South Africa faces crisis over anti-immigrant attacks

South Africa Immigrant Attacks

A crowd of anti-immigrant protesters demonstrate outside the Jeppe hostel in Johannesburg, South Africa, Friday, April 17, 2015, where some foreigners have sought refuge. Several shops and cars owned by foreigners were torched in downtown Johannesburg overnight in continued anti-immigrant attacks.

South Africa’s president on Saturday canceled a foreign trip in order to deal with a wave of attacks on immigrants that have killed at least six people. In the latest violence, mobs attacked shops owned by foreign nationals in a poor area of Johannesburg.

President Jacob Zuma had been scheduled to leave Saturday evening for Indonesia to attend a meeting of African and Asian leaders, but will instead stay to campaign for a peaceful resolution to the unrest that has swept several areas of South Africa in the past week, his office said.

Zuma planned to visit immigrants staying in a camp in the Chatsworth area of the coastal city of Durban, where some of the worst violence has occurred.

“These attacks go against everything we believe in. The majority of South Africans love peace and good relations with their brothers and sisters in the continent,” Zuma said in a statement.

There was a heavy police presence in the Alexandra township of Johannesburg after rioters looted some shops, burned tires and built street barricades overnight, according to eNCA, a South African news outlet. Police fired rubber bullets in an attempt to stop the unrest, the report said.

Several shops and cars owned by immigrants were torched in downtown Johannesburg in recent days.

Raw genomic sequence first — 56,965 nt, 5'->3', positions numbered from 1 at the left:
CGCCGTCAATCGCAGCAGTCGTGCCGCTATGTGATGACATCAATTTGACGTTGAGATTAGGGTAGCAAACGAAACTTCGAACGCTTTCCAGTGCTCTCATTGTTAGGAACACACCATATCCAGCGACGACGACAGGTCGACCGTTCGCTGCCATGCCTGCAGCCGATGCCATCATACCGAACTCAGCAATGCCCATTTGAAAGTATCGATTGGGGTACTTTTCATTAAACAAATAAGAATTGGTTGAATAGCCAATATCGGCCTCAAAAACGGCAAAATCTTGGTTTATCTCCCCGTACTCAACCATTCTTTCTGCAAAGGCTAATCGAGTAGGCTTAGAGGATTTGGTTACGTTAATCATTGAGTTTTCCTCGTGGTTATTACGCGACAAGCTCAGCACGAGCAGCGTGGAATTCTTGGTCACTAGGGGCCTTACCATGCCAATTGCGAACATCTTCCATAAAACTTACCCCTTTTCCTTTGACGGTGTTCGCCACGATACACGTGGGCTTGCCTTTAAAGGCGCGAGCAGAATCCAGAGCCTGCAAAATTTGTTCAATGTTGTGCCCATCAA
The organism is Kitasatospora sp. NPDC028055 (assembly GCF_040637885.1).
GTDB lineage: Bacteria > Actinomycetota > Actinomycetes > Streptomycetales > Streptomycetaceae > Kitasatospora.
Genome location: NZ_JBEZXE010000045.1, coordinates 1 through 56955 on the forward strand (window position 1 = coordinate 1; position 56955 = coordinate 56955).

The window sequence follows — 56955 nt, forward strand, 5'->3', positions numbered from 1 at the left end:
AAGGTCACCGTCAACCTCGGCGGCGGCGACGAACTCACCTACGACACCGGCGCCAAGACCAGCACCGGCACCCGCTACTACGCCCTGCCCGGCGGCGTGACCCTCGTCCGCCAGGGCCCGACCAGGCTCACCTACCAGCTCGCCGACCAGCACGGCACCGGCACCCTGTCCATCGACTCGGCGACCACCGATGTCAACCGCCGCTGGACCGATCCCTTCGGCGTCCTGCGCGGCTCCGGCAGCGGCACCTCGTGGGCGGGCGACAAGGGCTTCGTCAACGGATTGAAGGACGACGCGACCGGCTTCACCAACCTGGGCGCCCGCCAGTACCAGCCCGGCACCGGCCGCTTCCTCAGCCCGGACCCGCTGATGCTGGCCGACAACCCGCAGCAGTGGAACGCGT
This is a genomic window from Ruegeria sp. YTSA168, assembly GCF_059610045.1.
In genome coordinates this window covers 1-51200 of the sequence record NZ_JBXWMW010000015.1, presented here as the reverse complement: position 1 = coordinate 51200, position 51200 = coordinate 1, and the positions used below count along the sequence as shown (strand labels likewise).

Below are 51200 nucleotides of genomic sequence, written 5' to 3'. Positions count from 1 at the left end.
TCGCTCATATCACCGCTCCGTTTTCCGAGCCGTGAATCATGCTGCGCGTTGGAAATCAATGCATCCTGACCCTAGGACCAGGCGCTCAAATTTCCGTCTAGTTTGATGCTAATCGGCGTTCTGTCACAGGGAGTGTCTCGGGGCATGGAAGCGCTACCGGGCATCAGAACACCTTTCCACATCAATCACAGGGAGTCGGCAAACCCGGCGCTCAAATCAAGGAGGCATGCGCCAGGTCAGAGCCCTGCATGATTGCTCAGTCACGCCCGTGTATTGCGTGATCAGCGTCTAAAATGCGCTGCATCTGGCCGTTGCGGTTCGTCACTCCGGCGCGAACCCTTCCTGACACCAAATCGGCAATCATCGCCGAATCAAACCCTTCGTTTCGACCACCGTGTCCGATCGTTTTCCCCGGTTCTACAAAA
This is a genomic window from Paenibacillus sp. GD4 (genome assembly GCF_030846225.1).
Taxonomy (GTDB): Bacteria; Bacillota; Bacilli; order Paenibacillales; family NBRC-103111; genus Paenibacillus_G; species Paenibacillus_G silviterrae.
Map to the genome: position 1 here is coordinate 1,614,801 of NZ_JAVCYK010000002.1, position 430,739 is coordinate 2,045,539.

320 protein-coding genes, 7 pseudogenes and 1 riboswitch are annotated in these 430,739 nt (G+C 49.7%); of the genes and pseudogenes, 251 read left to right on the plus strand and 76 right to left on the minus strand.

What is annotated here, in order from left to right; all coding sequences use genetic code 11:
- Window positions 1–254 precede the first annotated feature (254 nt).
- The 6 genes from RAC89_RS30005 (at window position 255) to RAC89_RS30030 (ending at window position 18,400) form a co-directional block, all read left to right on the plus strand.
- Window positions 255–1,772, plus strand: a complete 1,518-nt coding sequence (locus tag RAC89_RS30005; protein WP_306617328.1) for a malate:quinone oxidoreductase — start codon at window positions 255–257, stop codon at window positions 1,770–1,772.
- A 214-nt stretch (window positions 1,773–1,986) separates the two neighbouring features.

Attacks on immigrants, many of them from other African countries, in and around Durban have subsided after the deaths of six people there, police said. Some 112 people were arrested in KwaZulu-Natal province, which includes Durban, during the riots there, according to authorities.

Some South Africans have accused immigrants of taking jobs and opportunities away from them in a country with high unemployment. The government has said it is addressing complaints about undocumented migrants, while noting that many foreign nationals are living legally in South Africa and contributing to economic development.

About 60 people died in similar unrest in South Africa in 2008. In January this year, four people died during a week of looting of foreign-owned shops and other violence in Soweto and other areas of Johannesburg.

The violence this month has prompted some African countries to make arrangements for the return of some of their citizens from South Africa.

Many immigrants are from neighboring Zimbabwe. Its president, Robert Mugabe, said Saturday that he was glad that the South African government had denounced the violence. Mugabe is currently chairman of the African Union as well as a regional group, the Southern African Development Community.

“If there is any issue arising from the influx of Africans into any country, surely that can be discussed and measures can be taken and taken amicably to deal and address the situation,” Mugabe said in remarks on the 35th anniversary of Zimbabwe’s independence.